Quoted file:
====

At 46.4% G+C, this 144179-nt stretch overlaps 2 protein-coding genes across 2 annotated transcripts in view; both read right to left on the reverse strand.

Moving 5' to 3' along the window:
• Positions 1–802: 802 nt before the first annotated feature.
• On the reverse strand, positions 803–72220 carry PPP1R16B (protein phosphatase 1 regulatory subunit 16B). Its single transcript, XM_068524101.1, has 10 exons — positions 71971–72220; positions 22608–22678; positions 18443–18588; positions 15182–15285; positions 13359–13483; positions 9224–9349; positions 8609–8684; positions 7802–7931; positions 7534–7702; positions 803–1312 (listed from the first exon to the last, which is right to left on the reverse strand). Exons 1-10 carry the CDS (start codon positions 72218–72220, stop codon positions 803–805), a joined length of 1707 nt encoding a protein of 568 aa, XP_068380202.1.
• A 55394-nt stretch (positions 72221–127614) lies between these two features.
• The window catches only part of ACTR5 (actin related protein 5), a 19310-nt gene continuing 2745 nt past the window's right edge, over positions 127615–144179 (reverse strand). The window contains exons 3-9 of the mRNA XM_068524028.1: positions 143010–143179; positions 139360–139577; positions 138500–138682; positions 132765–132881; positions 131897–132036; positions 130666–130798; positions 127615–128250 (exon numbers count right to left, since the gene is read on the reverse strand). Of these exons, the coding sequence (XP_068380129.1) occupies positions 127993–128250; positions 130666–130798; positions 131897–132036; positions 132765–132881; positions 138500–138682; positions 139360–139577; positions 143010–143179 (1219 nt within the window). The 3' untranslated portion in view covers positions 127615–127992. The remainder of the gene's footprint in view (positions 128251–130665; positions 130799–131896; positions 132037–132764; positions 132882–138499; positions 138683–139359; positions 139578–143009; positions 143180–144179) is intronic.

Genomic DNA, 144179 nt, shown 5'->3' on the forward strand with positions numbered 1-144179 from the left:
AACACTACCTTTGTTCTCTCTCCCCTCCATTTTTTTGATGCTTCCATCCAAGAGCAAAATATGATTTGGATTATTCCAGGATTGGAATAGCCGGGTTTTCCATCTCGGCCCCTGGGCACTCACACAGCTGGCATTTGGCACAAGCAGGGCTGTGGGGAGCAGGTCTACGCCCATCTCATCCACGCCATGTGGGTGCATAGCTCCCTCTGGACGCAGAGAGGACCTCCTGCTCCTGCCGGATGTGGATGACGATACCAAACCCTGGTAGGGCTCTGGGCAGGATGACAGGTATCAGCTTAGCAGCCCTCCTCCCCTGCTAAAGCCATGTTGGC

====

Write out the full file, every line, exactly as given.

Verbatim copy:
At 46.4% G+C, this 144179-nt stretch overlaps 2 protein-coding genes across 2 annotated transcripts in view; both read right to left on the reverse strand.

Moving 5' to 3' along the window:
• Positions 1–802: 802 nt before the first annotated feature.
• On the reverse strand, positions 803–72220 carry PPP1R16B (protein phosphatase 1 regulatory subunit 16B). Its single transcript, XM_068524101.1, has 10 exons — positions 71971–72220; positions 22608–22678; positions 18443–18588; positions 15182–15285; positions 13359–13483; positions 9224–9349; positions 8609–8684; positions 7802–7931; positions 7534–7702; positions 803–1312 (listed from the first exon to the last, which is right to left on the reverse strand). Exons 1-10 carry the CDS (start codon positions 72218–72220, stop codon positions 803–805), a joined length of 1707 nt encoding a protein of 568 aa, XP_068380202.1.
• A 55394-nt stretch (positions 72221–127614) lies between these two features.
• The window catches only part of ACTR5 (actin related protein 5), a 19310-nt gene continuing 2745 nt past the window's right edge, over positions 127615–144179 (reverse strand). The window contains exons 3-9 of the mRNA XM_068524028.1: positions 143010–143179; positions 139360–139577; positions 138500–138682; positions 132765–132881; positions 131897–132036; positions 130666–130798; positions 127615–128250 (exon numbers count right to left, since the gene is read on the reverse strand). Of these exons, the coding sequence (XP_068380129.1) occupies positions 127993–128250; positions 130666–130798; positions 131897–132036; positions 132765–132881; positions 138500–138682; positions 139360–139577; positions 143010–143179 (1219 nt within the window). The 3' untranslated portion in view covers positions 127615–127992. The remainder of the gene's footprint in view (positions 128251–130665; positions 130799–131896; positions 132037–132764; positions 132882–138499; positions 138683–139359; positions 139578–143009; positions 143180–144179) is intronic.

Genomic DNA, 144179 nt, shown 5'->3' on the forward strand with positions numbered 1-144179 from the left:
AACACTACCTTTGTTCTCTCTCCCCTCCATTTTTTTGATGCTTCCATCCAAGAGCAAAATATGATTTGGATTATTCCAGGATTGGAATAGCCGGGTTTTCCATCTCGGCCCCTGGGCACTCACACAGCTGGCATTTGGCACAAGCAGGGCTGTGGGGAGCAGGTCTACGCCCATCTCATCCACGCCATGTGGGTGCATAGCTCCCTCTGGACGCAGAGAGGACCTCCTGCTCCTGCCGGATGTGGATGACGATACCAAACCCTGGTAGGGCTCTGGGCAGGATGACAGGTATCAGCTTAGCAGCCCTCCTCCCCTGCTAAAGCCATGTTGGC